3 Types of Places to Park Your RV

What you need to know about RV parks, resorts, and campgrounds

RV park
••• An RV park is just one place to park when hitting your destination. Keith Douglas/All Canada Photos/Getty Images

There are three main choices when it comes to settling into an RV location for the night. The type of location you choose says a lot about your RVing style. We want to look at the different types of parking locations, including RV campgrounds, RV parks, and RV resorts. We've broken down what you can expect at each location so you can choose the right type of place to stay for your next trip.

3 Types of Places to Park Your RV or Trailer

RV Parks 

If it’s difficult for you to go without your air conditioning and sewer hook-ups, you may decide on upgrading to an RV park.

RV parks differ to campgrounds as they will always have the basic hook up, such as water and electric and may often have sewer as well. Parks are a good middle ground for most RVers because while they do have many of these amenities, they are often right next to wilderness as well.

On park facilities can vary in parks, there could be showers to laundry to swimming pools, and dining facilities. Prices vary from one park to the next depending on location and facilities. RV parks are good for just one night up to a long-term stop depending on the area of the country.

Campgrounds often double as RV parks and vice versa, offering more amenities for RVers, like hookups. KOA’s are an example of the campground/RV park hybrid model.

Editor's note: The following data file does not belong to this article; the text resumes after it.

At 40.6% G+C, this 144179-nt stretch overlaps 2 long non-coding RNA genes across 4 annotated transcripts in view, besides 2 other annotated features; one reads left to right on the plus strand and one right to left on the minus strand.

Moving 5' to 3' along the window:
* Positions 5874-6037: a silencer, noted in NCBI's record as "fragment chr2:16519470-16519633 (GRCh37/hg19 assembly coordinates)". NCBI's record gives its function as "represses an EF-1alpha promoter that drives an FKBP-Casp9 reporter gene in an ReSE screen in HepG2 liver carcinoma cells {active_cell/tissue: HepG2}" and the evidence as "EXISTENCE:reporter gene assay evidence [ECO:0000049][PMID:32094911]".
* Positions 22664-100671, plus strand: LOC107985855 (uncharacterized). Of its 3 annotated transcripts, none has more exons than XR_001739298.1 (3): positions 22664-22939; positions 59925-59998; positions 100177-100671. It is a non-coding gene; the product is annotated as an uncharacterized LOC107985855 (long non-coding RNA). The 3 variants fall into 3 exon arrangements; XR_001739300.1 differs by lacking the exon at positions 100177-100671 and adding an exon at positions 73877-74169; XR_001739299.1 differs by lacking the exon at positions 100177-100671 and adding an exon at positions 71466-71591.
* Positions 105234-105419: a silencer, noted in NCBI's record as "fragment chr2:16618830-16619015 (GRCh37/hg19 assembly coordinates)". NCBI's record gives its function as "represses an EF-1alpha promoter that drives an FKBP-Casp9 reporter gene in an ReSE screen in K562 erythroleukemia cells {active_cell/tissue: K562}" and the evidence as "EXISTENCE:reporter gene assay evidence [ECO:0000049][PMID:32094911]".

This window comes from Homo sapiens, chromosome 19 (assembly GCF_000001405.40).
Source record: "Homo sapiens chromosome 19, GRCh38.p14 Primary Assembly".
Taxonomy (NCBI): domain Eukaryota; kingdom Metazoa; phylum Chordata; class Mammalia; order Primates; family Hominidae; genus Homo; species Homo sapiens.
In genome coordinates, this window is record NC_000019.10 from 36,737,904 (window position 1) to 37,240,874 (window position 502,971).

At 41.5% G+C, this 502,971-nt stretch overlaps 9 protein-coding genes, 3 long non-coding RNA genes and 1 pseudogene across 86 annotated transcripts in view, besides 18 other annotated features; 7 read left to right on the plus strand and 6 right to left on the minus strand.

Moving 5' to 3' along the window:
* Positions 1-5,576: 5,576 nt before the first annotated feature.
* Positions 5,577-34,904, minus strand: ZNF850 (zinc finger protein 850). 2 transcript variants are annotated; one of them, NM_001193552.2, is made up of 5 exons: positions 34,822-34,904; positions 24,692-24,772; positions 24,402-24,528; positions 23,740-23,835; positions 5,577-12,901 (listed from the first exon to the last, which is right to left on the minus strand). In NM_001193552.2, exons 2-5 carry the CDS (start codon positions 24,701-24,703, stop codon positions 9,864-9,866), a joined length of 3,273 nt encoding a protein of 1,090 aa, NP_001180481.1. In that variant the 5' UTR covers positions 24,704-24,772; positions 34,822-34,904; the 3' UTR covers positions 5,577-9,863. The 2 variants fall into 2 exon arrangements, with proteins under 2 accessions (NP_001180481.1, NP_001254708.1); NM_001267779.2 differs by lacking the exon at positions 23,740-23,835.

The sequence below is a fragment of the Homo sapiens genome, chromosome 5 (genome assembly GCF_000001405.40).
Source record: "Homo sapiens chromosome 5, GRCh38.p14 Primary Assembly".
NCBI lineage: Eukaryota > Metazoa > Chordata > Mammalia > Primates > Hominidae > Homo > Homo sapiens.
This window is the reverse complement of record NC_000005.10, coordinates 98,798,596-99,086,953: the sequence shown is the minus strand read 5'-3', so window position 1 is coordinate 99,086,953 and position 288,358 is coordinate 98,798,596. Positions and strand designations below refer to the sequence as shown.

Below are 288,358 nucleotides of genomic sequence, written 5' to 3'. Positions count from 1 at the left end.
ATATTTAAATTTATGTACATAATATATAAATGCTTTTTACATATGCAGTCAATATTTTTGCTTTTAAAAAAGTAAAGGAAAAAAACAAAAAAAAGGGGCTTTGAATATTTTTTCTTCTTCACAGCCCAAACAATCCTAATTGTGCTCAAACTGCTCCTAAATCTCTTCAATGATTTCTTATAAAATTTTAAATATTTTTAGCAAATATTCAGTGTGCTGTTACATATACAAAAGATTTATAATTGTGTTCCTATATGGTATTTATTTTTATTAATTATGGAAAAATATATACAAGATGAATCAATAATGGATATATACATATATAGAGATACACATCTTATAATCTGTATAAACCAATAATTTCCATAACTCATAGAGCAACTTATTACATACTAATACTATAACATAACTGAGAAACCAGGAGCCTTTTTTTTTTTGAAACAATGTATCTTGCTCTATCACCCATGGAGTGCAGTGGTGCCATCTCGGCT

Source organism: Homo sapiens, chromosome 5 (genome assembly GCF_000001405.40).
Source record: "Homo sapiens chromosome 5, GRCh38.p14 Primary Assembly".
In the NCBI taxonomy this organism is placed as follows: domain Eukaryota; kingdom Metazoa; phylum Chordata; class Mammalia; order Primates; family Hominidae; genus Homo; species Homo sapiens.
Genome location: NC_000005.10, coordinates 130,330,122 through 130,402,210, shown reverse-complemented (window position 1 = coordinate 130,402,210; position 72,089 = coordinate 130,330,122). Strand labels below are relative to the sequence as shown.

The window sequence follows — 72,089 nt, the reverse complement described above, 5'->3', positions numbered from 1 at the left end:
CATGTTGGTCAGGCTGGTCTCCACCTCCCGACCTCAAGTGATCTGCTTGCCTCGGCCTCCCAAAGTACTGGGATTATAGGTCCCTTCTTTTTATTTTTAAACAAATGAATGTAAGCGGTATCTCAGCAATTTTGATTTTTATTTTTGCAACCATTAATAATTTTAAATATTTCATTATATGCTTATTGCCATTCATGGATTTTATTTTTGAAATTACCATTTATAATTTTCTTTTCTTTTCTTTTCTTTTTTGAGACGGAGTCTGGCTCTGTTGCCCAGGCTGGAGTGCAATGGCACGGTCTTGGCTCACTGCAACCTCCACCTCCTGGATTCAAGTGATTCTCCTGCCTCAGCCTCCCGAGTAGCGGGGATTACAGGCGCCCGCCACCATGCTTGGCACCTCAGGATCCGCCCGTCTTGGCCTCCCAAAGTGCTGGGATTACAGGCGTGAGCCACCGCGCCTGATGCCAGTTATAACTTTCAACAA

RV Resorts

For those who prefer to make a home away from home and want the best in facilities and amenities, the RV resort is the place to set up camp. RV resorts are not only full of amenities but can be entire small towns in themselves.

You get all the typical hookups, plus added bonuses, such as internet access and digital television. The facilities and activities are where RV resorts shine.

RV resorts are built to handle full-time RVers that could be there for months and even years. There will be spacious and clean bath facilities, restaurants, clubhouses, recreation centers, even paper delivery, and valet trash services.

Resorts are designed for those who may not be coming and going as often as other types of RVers. You often sign a contract for resort spots guaranteeing month, three months or six-month stays.

Many RV resorts are designed, or even restricted, to senior RVers with classes, potlucks, and dances. Choosing your resort will depend on what kind of activities you will enjoy for the long haul.


If you’re looking for a back to the basics place to park your RV, then a campground might be the best place for you. You’ll find campgrounds sprinkled along wilderness areas, National and State Parks, and among many other venues. Campgrounds are best for those who don’t need many creature comforts.

They can be as simple as a pile or gravel and a fire pit or just a stretch of dirt. An RVer needs to know how to dry camp or boondock as most of these sites will not have any service hookups like electric, water, and sewer. Dump sites, fill stations, and facilities are usually available, just not on individual sites.

Other than being right next to mother nature, these sites are chosen due to their fantastic prices hovering anywhere from the 15 to 50-dollar range per night, depending on the individual grounds.

Campgrounds are a good choice for short stays. Discount clubs such as Good Sam Club, Escapees RV Club, and Passport America can make staying at campgrounds cheaper for RVers.

This is a basic idea at what the different kinds of locations have to offer. It’s important to do your research to judge which location will be best for your adventure. Not all RV parks, RV resorts, and campgrounds are built equally. It all comes down to how much you want to pay to stay, what you’re looking to get out of the stay, and how close the location is to what you want to do in the area. When you find the type of RVing you enjoy, it opens up possibilities across the nation on where you stay during your travels.